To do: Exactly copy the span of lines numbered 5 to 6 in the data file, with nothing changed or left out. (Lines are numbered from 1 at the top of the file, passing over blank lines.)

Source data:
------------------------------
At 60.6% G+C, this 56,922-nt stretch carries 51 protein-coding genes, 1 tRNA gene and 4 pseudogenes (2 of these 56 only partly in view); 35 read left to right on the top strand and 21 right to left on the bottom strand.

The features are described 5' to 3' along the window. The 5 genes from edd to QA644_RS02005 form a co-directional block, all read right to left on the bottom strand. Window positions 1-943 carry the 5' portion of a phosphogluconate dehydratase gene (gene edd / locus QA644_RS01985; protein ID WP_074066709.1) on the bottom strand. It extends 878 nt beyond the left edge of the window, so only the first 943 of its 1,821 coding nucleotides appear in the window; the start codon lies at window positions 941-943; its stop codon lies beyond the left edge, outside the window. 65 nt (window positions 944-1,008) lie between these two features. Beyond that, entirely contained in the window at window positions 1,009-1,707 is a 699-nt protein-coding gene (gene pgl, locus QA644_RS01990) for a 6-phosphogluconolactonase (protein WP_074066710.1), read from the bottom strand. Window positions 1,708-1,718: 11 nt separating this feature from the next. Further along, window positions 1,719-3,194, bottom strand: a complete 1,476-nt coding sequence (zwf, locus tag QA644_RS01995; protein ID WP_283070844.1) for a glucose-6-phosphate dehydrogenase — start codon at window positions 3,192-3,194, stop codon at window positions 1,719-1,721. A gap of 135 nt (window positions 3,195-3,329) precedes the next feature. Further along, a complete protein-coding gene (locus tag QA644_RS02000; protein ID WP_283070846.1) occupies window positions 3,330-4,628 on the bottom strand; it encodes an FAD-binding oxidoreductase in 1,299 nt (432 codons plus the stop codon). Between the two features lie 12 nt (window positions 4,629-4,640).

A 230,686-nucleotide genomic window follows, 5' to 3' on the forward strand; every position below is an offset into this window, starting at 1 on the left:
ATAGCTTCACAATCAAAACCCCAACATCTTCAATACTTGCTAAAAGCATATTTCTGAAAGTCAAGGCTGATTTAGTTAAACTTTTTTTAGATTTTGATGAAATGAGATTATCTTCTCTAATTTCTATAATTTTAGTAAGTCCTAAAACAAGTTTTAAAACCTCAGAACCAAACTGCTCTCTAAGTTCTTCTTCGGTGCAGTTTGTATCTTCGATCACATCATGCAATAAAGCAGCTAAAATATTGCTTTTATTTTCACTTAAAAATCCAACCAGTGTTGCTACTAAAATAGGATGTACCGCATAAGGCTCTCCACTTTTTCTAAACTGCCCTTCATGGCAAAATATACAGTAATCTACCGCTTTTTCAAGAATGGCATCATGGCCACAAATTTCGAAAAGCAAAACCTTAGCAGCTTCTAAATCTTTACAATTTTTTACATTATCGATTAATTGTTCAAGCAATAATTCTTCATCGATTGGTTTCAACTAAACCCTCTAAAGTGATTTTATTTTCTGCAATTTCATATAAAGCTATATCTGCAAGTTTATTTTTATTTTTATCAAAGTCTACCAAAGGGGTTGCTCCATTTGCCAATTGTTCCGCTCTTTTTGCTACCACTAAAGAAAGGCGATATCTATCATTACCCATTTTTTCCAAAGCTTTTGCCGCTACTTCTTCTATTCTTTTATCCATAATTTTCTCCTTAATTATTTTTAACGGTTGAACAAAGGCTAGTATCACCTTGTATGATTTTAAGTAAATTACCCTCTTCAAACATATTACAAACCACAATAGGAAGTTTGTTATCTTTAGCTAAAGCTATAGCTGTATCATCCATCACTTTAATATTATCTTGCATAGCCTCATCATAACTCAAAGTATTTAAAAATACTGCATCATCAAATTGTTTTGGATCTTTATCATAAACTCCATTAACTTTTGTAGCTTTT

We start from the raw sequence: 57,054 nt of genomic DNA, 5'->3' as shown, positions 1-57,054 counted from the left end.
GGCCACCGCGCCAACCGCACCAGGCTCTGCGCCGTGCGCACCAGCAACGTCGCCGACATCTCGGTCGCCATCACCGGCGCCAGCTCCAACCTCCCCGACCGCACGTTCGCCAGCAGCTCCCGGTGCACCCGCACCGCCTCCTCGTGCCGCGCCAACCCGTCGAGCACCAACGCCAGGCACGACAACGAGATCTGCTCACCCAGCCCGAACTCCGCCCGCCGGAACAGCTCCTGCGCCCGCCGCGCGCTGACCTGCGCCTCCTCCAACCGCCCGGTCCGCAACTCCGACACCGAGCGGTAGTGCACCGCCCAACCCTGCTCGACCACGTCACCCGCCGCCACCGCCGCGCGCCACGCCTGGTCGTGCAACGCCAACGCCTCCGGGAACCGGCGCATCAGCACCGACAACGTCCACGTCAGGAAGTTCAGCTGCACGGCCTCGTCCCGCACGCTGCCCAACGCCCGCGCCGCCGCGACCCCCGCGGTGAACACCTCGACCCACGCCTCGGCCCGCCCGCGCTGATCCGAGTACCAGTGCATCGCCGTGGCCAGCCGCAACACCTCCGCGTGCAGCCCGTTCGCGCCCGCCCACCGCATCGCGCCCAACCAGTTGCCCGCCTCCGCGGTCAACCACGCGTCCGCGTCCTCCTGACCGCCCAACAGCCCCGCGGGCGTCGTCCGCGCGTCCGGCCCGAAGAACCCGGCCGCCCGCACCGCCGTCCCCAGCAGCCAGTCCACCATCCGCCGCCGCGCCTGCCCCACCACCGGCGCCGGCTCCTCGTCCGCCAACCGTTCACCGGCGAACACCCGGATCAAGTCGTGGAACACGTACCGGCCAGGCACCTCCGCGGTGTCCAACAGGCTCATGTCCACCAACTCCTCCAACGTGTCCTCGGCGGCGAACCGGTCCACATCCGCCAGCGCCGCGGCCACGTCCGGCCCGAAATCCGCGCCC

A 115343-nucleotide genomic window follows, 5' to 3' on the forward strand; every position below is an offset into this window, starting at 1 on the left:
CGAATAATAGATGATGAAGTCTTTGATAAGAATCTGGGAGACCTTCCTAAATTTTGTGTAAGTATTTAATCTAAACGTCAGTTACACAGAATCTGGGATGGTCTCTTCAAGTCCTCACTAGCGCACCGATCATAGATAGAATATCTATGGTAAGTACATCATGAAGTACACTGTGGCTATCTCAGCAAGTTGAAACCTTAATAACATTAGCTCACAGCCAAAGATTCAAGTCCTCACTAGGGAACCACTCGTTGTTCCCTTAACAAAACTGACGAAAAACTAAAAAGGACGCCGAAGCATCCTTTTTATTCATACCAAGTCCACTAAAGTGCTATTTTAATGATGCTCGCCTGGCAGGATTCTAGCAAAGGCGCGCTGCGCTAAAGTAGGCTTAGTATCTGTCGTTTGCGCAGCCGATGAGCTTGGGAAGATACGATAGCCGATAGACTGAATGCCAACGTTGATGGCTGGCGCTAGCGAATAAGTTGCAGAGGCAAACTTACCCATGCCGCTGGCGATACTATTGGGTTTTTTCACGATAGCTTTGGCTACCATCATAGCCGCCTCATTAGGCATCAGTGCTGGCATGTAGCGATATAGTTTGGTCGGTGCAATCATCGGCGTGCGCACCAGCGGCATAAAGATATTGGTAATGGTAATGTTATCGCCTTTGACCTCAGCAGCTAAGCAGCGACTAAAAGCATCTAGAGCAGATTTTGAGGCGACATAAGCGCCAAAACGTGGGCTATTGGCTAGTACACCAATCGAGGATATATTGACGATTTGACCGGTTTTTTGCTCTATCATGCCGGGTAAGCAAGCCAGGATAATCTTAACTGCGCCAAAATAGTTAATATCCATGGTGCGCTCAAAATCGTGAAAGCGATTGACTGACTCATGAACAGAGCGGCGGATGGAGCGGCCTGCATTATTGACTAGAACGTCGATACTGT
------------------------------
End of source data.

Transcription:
We start from the raw sequence: 57,054 nt of genomic DNA, 5'->3' as shown, positions 1-57,054 counted from the left end.
GGCCACCGCGCCAACCGCACCAGGCTCTGCGCCGTGCGCACCAGCAACGTCGCCGACATCTCGGTCGCCATCACCGGCGCCAGCTCCAACCTCCCCGACCGCACGTTCGCCAGCAGCTCCCGGTGCACCCGCACCGCCTCCTCGTGCCGCGCCAACCCGTCGAGCACCAACGCCAGGCACGACAACGAGATCTGCTCACCCAGCCCGAACTCCGCCCGCCGGAACAGCTCCTGCGCCCGCCGCGCGCTGACCTGCGCCTCCTCCAACCGCCCGGTCCGCAACTCCGACACCGAGCGGTAGTGCACCGCCCAACCCTGCTCGACCACGTCACCCGCCGCCACCGCCGCGCGCCACGCCTGGTCGTGCAACGCCAACGCCTCCGGGAACCGGCGCATCAGCACCGACAACGTCCACGTCAGGAAGTTCAGCTGCACGGCCTCGTCCCGCACGCTGCCCAACGCCCGCGCCGCCGCGACCCCCGCGGTGAACACCTCGACCCACGCCTCGGCCCGCCCGCGCTGATCCGAGTACCAGTGCATCGCCGTGGCCAGCCGCAACACCTCCGCGTGCAGCCCGTTCGCGCCCGCCCACCGCATCGCGCCCAACCAGTTGCCCGCCTCCGCGGTCAACCACGCGTCCGCGTCCTCCTGACCGCCCAACAGCCCCGCGGGCGTCGTCCGCGCGTCCGGCCCGAAGAACCCGGCCGCCCGCACCGCCGTCCCCAGCAGCCAGTCCACCATCCGCCGCCGCGCCTGCCCCACCACCGGCGCCGGCTCCTCGTCCGCCAACCGTTCACCGGCGAACACCCGGATCAAGTCGTGGAACACGTACCGGCCAGGCACCTCCGCGGTGTCCAACAGGCTCATGTCCACCAACTCCTCCAACGTGTCCTCGGCGGCGAACCGGTCCACATCCGCCAGCGCCGCGGCCACGTCCGGCCCGAAATCCGCGCCC